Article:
Delhi’s Odd/Even Dilemma

Much has been said about the alarming air pollution situation in our nation’s capital. You’ve probably heard or read that “air pollution in Delhi is twice as bad as Beijing” and “air pollution in Delhi has increased more than 5 times in just one year”. Trustworthy or not, you don’t need an investigation, survey or news alert to inform you of the worsening situation. It would be enough to get out of Delhi airport as evidence.

Gone are the days when you could enjoy working with the windows closed. That should tell you that Delhi has passed the “safe mark” in terms of air pollution levels. However, there is enough research and evidence to support this.

The Particulate Pollutant Percentage in Delhi was found to be 13 times higher than the annual recommendation of the World Health Organization and 3.5 times the air quality standard of India. And India is not a benchmark when talking about air quality standards.

India is the seventh most dangerous country in the world and the seventh most dangerous country in the world, according to findings published in 2013 by the Center for Science and the Environment (CSE), the Indian Medical Research Council (ICMR), and the US-based Institute for Health Effects. the world’s largest emitters of CO2.

Given that emissions from vehicles contribute to around 70% of air pollution, it is not surprising that the government has made tackling vehicle pollution a priority. With the aim of “effectively reducing vehicle pollution levels”, the Delhi government introduced experimental regulations after receiving notes from countries around the world.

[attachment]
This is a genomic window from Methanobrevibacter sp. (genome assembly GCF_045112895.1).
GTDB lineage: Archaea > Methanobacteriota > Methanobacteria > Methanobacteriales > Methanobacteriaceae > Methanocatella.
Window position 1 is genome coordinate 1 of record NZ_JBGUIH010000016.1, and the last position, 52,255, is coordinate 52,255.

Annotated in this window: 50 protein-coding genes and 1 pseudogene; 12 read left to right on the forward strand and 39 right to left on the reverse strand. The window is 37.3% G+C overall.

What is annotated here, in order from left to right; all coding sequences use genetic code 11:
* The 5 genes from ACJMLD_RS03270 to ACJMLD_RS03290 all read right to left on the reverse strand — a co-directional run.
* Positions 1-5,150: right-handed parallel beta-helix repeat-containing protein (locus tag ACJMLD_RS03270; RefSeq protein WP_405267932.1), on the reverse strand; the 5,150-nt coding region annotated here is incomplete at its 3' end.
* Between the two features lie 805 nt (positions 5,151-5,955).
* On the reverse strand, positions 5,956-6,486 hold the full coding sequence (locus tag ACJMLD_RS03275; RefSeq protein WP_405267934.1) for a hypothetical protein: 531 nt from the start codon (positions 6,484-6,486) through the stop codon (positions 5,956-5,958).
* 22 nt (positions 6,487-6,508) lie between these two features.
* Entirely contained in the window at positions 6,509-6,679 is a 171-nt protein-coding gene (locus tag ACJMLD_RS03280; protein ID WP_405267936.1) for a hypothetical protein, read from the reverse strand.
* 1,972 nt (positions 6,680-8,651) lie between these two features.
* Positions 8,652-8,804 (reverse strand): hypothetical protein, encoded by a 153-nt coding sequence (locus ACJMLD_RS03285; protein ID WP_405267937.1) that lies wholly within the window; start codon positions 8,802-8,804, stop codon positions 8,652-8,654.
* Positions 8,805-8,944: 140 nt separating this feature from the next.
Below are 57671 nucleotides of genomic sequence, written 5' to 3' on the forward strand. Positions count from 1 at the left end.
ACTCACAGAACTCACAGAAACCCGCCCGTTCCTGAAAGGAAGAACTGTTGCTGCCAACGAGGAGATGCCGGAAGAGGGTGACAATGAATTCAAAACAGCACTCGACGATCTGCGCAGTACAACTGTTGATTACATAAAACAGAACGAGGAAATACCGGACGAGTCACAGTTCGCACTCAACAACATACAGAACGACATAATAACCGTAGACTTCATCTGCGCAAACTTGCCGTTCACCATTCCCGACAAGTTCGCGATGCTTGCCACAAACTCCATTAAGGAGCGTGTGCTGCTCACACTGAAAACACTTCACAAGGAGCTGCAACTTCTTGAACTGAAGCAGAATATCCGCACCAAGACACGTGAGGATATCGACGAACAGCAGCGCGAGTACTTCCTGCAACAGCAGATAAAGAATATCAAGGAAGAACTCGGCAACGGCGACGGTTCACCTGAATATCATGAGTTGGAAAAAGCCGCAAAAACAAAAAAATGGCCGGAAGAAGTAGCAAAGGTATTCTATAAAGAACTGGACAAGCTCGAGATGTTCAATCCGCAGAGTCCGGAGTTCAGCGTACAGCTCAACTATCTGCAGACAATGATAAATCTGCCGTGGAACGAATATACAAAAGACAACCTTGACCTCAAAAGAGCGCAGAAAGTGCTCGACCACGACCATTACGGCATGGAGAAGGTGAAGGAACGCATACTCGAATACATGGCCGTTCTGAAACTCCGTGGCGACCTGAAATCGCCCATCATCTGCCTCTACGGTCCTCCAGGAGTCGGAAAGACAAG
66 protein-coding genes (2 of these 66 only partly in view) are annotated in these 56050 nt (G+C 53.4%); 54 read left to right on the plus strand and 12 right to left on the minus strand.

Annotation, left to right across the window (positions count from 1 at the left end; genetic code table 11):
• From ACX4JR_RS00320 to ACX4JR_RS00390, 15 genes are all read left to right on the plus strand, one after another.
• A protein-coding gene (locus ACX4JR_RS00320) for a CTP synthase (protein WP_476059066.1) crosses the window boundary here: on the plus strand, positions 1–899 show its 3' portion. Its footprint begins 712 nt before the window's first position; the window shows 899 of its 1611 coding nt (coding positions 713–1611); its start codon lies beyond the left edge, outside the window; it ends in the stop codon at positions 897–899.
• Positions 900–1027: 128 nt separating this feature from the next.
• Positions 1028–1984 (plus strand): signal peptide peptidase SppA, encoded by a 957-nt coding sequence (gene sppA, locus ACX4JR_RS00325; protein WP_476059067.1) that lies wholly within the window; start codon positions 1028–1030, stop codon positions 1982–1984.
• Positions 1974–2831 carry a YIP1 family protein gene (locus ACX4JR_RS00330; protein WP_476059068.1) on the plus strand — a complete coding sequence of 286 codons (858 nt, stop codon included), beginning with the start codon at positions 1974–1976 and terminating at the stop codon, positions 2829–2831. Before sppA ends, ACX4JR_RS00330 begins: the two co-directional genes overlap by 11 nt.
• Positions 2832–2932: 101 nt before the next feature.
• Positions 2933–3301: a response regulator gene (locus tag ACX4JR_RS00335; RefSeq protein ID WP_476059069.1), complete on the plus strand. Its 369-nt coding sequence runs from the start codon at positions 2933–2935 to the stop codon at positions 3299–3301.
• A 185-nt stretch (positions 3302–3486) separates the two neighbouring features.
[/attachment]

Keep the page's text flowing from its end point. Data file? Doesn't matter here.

One such regulation is to allow vehicles with odd and even license plate numbers to be used on Delhi roads on alternate days. It makes sense to reduce the number of private vehicles that use Delhi roads on a daily basis. While critics have already expressed doubts about the effectiveness of this arrangement, how effective the movement will be depends on how the people of Delhi respond to this challenge.

The Delhi government has carefully asked the Public Transport Agencies to increase the frequency of their services to overcome the expected increase in the number of commuters due to the ‘odd couple dilemma’. However, we suspect that a few extra bus and metro services will not be enough to cope with the increase in daily vehicular traffic.

In such a situation, ridesharing can be the hero, providing an effective and holistic solution for all involved; vehicles, government and the environment.

Car sharing is a safe and economical way to deal with the current air pollution crisis plaguing Delhi and every citizen needs help to lower the dangerously high level of air pollution Delhi is currently in.

As the only NGO in India to provide such a platform, it is our duty to spread carpooling or carpooling as a pocket friendly and safe way to contribute to our economy and positively impact our environment.

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